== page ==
No stranger to KFJC’s airwaves, Marisa Anderson
unites with Portland powerhouse Mississippi Records
to reissue her 2013 release of an homage not just
to the Traditional Songs of the title, but to the
guitar. It’s all instrumental, and all electric,
and weaves between reference and reverence. She
can pluck gentle and clean as on “Farther Along”
or tiptoe near the third wire that Junior Kimbrough
use to ride with “Pretty Polly.” Songs that are
pulled deep from the heartland, if not the heart
of this country appear : “May The Circle Be Unbroken”
and “Amazing Grace.” But Marisa’s domain extends
beyond natural and sonic borders, “Bella Ciao”
is indeed beautiful, and builds up a nice storm set
of chords. Dig the super reverb recoil on “Johnny
I Hardly Knew Ye.” A lot of the album has a solemn
and introspective vibe, often soothing but not without
a bout of bitterness. That being said, she concludes
with a downright jouncy “When the Roll Is Called Up
Yonder.â€ Perhaps that is the arc of the blues, to
struggle humbly and with grace, but carry a heavy
weight till we hit our run-out groove and the
needle rises with us to the skies.
Drunk punk duo out of Sweden, well drunk is
a bit unfair as the topics of their lyrics are
sobering, but the rock on display here is
dive-bar distorted and grasping for a 2am
closing anthem vibe. The signature of the duo
(deviating from their folk roots, but not thaat
much) is the warble of Lilou. Raw emotion rasps
her throat and a vibrato attacks without warning.
Think Jello Biafra as Judas Iscariot in Jesus
Christ Superstud. Lilou sings to defy both
multinational corporations and conventional
musical keys. It’s fascinating in a harrowing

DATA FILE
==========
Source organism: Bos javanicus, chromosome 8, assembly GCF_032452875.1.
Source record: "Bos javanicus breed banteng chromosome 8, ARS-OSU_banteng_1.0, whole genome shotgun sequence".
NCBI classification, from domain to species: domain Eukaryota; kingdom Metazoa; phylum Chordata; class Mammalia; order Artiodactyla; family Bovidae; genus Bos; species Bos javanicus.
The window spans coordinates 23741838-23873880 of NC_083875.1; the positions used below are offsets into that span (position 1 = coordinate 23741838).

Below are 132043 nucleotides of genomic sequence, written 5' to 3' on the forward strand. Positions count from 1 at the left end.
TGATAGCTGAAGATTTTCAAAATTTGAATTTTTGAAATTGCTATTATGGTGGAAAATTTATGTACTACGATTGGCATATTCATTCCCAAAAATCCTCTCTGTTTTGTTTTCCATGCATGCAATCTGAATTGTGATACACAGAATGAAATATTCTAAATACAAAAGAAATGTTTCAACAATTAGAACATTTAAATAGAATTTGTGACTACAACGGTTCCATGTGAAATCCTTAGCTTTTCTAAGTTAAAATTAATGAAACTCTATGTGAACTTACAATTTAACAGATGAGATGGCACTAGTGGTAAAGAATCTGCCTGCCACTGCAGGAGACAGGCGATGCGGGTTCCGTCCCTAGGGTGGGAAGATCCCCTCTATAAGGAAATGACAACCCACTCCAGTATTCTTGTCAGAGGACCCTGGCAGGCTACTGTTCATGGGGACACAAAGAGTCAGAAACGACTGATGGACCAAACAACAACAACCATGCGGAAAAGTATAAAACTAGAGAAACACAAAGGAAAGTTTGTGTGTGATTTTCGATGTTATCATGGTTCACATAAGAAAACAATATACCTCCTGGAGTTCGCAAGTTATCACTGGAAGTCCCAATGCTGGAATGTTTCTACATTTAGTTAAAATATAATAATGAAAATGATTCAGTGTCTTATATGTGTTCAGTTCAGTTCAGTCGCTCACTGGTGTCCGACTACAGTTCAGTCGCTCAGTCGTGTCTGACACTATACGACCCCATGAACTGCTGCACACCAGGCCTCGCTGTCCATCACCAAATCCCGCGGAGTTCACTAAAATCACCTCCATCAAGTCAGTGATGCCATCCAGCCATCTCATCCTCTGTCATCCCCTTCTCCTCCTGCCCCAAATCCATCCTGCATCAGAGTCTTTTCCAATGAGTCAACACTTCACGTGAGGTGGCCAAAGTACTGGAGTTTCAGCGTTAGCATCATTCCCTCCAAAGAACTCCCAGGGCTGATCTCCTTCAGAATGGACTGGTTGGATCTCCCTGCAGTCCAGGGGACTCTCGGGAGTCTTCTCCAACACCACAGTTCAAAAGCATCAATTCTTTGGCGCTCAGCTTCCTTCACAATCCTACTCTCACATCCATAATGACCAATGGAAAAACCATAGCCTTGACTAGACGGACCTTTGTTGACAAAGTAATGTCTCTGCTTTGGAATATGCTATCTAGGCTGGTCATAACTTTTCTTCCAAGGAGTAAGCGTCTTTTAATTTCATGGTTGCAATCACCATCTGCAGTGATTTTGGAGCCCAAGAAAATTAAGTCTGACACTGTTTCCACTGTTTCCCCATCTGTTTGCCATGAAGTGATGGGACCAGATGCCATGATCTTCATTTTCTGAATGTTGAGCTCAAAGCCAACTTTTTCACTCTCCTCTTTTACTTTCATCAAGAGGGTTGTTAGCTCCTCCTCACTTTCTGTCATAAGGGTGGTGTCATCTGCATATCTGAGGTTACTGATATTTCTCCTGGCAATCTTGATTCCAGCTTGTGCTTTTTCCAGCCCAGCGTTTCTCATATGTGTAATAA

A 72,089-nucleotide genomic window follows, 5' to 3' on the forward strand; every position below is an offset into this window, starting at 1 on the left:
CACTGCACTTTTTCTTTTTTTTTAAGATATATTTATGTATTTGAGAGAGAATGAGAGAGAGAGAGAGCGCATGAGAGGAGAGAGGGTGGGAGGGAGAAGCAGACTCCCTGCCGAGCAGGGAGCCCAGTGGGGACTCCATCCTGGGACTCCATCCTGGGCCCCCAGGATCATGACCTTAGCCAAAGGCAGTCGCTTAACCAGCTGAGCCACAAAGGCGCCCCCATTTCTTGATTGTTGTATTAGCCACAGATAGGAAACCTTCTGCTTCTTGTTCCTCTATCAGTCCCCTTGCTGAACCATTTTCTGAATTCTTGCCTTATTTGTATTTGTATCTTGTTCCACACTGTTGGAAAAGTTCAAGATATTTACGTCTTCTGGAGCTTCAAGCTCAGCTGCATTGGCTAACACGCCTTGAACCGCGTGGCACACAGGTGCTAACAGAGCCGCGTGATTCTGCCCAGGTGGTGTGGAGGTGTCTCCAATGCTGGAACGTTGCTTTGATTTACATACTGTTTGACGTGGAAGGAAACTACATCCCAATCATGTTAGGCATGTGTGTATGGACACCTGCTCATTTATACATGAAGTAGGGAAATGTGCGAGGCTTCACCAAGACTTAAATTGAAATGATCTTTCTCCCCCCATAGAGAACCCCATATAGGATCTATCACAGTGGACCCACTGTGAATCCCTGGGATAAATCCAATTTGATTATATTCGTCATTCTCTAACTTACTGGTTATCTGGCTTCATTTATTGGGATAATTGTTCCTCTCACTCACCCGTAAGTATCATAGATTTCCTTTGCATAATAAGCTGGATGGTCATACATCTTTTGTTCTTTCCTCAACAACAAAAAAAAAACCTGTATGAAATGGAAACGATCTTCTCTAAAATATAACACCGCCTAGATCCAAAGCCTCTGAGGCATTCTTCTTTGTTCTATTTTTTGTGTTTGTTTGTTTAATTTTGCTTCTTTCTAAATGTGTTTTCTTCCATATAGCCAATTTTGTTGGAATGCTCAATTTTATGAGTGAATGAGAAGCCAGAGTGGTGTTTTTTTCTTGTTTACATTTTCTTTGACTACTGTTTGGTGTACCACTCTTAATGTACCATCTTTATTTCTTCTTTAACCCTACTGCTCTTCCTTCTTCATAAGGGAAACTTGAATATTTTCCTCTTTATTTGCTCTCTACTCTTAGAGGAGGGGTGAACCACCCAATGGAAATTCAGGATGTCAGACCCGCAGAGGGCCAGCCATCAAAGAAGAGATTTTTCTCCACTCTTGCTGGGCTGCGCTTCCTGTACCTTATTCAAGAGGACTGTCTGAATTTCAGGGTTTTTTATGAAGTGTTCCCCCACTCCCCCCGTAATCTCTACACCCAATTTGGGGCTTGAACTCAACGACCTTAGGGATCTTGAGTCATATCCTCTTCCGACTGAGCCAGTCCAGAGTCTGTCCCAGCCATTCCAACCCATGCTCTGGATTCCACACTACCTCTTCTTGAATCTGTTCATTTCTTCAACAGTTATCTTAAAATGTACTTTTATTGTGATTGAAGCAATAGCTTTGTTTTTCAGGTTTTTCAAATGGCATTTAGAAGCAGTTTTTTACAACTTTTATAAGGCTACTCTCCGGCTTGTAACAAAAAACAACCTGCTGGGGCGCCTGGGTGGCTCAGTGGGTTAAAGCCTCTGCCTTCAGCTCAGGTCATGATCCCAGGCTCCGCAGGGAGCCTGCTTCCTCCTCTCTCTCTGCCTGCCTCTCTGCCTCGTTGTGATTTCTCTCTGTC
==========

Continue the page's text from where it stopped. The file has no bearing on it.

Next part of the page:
manner. John provides guitar and pen for the
words coming out of Lilou’s mesmerizing mouth.
The leadoff cut has the martial chop and snap
of some of the Ex’s stuff, while #2 definitely
has AmRep pep. They are a husband and wife duo
who might have met in the classified ads of
Sweden’s version of “The Nation.” -Hunger
No Balls is a far cry from any eunuch freak folk, they
deliver heavy electric instrumentals, lightly seared
by noise with a hint of psych (well from a manic
Japanese point of view). Connected to the Brainbombs,
and somehow without lyrics No Balls sounds almost as
filthy as that band, Anders Bryngelsson shares fluids
with da ‘bombs. Was Dan Raberg severed as a member here,
but someone kept his horn though? Actually on “Pacer” it
almost sounds like someone singing into their distorted
guitar pickups, and on “Breaking” maybe a man or a trumpet
is trapped inside the bass drum and blurting out
exhortations…while the air runs out. Sick goose trumpet
also may appear on “Nachspiel” Overall they say plenty
without words. The other “father” band here is Noxagt,
from that good ol Kjetil Brandsdal (he oils the mighty
Drid Machine) burrows thick on bass and JC Lauritzen is
insistent on drums, really more of a battering ram.
Think concussion over percussion. David Gurrick recorded